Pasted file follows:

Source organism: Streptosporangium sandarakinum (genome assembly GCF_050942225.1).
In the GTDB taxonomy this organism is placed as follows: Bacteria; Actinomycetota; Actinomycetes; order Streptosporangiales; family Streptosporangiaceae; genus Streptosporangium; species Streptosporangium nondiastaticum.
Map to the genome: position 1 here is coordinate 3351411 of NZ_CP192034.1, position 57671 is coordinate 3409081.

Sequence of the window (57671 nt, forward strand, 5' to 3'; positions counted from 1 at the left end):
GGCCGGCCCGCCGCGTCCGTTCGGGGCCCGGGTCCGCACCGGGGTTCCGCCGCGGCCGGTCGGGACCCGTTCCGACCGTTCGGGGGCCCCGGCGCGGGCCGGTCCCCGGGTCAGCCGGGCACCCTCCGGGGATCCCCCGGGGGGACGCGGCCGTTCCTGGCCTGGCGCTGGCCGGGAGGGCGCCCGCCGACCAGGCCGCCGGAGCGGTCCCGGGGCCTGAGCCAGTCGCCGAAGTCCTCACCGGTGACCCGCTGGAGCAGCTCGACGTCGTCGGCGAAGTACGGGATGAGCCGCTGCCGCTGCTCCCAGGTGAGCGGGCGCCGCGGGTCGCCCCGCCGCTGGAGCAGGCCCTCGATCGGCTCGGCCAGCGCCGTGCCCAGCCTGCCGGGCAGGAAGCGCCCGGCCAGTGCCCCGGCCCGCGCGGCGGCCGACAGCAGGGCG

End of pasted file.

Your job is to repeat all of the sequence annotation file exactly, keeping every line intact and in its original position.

Source organism: Streptosporangium sandarakinum (genome assembly GCF_050942225.1).
In the GTDB taxonomy this organism is placed as follows: Bacteria; Actinomycetota; Actinomycetes; order Streptosporangiales; family Streptosporangiaceae; genus Streptosporangium; species Streptosporangium nondiastaticum.
Map to the genome: position 1 here is coordinate 3351411 of NZ_CP192034.1, position 57671 is coordinate 3409081.

Sequence of the window (57671 nt, forward strand, 5' to 3'; positions counted from 1 at the left end):
GGCCGGCCCGCCGCGTCCGTTCGGGGCCCGGGTCCGCACCGGGGTTCCGCCGCGGCCGGTCGGGACCCGTTCCGACCGTTCGGGGGCCCCGGCGCGGGCCGGTCCCCGGGTCAGCCGGGCACCCTCCGGGGATCCCCCGGGGGGACGCGGCCGTTCCTGGCCTGGCGCTGGCCGGGAGGGCGCCCGCCGACCAGGCCGCCGGAGCGGTCCCGGGGCCTGAGCCAGTCGCCGAAGTCCTCACCGGTGACCCGCTGGAGCAGCTCGACGTCGTCGGCGAAGTACGGGATGAGCCGCTGCCGCTGCTCCCAGGTGAGCGGGCGCCGCGGGTCGCCCCGCCGCTGGAGCAGGCCCTCGATCGGCTCGGCCAGCGCCGTGCCCAGCCTGCCGGGCAGGAAGCGCCCGGCCAGTGCCCCGGCCCGCGCGGCGGCCGACAGCAGGGCG